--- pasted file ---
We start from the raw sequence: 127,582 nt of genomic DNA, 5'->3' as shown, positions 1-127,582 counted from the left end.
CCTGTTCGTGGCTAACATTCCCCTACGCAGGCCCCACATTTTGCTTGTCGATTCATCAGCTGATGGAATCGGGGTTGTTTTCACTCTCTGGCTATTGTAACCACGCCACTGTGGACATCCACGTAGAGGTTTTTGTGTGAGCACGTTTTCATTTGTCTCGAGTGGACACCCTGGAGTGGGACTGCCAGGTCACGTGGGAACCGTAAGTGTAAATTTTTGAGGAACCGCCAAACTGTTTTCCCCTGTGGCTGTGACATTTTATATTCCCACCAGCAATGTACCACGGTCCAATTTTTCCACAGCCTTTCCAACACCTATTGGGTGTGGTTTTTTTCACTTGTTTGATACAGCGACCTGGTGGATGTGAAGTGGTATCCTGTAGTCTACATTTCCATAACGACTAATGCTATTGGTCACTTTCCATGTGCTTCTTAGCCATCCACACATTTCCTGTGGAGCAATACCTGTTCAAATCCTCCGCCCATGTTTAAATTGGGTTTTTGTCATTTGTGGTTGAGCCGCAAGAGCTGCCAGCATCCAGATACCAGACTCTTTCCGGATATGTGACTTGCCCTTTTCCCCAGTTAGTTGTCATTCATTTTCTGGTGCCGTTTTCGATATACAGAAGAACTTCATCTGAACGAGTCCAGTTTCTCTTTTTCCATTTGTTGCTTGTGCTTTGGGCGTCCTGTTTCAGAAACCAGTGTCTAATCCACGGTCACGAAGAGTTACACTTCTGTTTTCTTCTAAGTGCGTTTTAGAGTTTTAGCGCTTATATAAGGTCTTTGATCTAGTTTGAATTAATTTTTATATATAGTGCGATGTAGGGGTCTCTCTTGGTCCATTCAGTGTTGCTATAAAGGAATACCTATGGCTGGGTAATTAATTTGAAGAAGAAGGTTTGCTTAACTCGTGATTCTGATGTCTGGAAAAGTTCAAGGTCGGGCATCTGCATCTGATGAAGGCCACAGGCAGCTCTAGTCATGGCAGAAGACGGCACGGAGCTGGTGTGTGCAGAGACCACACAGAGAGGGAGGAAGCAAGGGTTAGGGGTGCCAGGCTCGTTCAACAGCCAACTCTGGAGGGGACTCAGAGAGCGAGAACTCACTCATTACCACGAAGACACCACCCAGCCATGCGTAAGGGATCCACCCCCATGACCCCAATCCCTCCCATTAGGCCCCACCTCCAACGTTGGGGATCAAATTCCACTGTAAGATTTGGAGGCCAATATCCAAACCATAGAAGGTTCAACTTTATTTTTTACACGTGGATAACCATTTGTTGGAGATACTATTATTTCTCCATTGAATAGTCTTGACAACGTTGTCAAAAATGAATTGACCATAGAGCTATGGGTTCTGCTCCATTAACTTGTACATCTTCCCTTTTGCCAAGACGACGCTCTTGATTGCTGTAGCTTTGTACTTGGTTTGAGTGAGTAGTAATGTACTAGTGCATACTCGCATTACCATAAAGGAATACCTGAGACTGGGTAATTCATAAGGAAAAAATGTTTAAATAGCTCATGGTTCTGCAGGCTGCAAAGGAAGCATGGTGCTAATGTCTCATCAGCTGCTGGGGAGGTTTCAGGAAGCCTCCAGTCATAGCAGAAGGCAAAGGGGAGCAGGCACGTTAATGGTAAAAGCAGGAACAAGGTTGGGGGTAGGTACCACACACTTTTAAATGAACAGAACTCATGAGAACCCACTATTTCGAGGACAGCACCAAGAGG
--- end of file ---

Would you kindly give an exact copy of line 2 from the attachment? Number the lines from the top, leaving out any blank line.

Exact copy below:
CCTGTTCGTGGCTAACATTCCCCTACGCAGGCCCCACATTTTGCTTGTCGATTCATCAGCTGATGGAATCGGGGTTGTTTTCACTCTCTGGCTATTGTAACCACGCCACTGTGGACATCCACGTAGAGGTTTTTGTGTGAGCACGTTTTCATTTGTCTCGAGTGGACACCCTGGAGTGGGACTGCCAGGTCACGTGGGAACCGTAAGTGTAAATTTTTGAGGAACCGCCAAACTGTTTTCCCCTGTGGCTGTGACATTTTATATTCCCACCAGCAATGTACCACGGTCCAATTTTTCCACAGCCTTTCCAACACCTATTGGGTGTGGTTTTTTTCACTTGTTTGATACAGCGACCTGGTGGATGTGAAGTGGTATCCTGTAGTCTACATTTCCATAACGACTAATGCTATTGGTCACTTTCCATGTGCTTCTTAGCCATCCACACATTTCCTGTGGAGCAATACCTGTTCAAATCCTCCGCCCATGTTTAAATTGGGTTTTTGTCATTTGTGGTTGAGCCGCAAGAGCTGCCAGCATCCAGATACCAGACTCTTTCCGGATATGTGACTTGCCCTTTTCCCCAGTTAGTTGTCATTCATTTTCTGGTGCCGTTTTCGATATACAGAAGAACTTCATCTGAACGAGTCCAGTTTCTCTTTTTCCATTTGTTGCTTGTGCTTTGGGCGTCCTGTTTCAGAAACCAGTGTCTAATCCACGGTCACGAAGAGTTACACTTCTGTTTTCTTCTAAGTGCGTTTTAGAGTTTTAGCGCTTATATAAGGTCTTTGATCTAGTTTGAATTAATTTTTATATATAGTGCGATGTAGGGGTCTCTCTTGGTCCATTCAGTGTTGCTATAAAGGAATACCTATGGCTGGGTAATTAATTTGAAGAAGAAGGTTTGCTTAACTCGTGATTCTGATGTCTGGAAAAGTTCAAGGTCGGGCATCTGCATCTGATGAAGGCCACAGGCAGCTCTAGTCATGGCAGAAGACGGCACGGAGCTGGTGTGTGCAGAGACCACACAGAGAGGGAGGAAGCAAGGGTTAGGGGTGCCAGGCTCGTTCAACAGCCAACTCTGGAGGGGACTCAGAGAGCGAGAACTCACTCATTACCACGAAGACACCACCCAGCCATGCGTAAGGGATCCACCCCCATGACCCCAATCCCTCCCATTAGGCCCCACCTCCAACGTTGGGGATCAAATTCCACTGTAAGATTTGGAGGCCAATATCCAAACCATAGAAGGTTCAACTTTATTTTTTACACGTGGATAACCATTTGTTGGAGATACTATTATTTCTCCATTGAATAGTCTTGACAACGTTGTCAAAAATGAATTGACCATAGAGCTATGGGTTCTGCTCCATTAACTTGTACATCTTCCCTTTTGCCAAGACGACGCTCTTGATTGCTGTAGCTTTGTACTTGGTTTGAGTGAGTAGTAATGTACTAGTGCATACTCGCATTACCATAAAGGAATACCTGAGACTGGGTAATTCATAAGGAAAAAATGTTTAAATAGCTCATGGTTCTGCAGGCTGCAAAGGAAGCATGGTGCTAATGTCTCATCAGCTGCTGGGGAGGTTTCAGGAAGCCTCCAGTCATAGCAGAAGGCAAAGGGGAGCAGGCACGTTAATGGTAAAAGCAGGAACAAGGTTGGGGGTAGGTACCACACACTTTTAAATGAACAGAACTCATGAGAACCCACTATTTCGAGGACAGCACCAAGAGG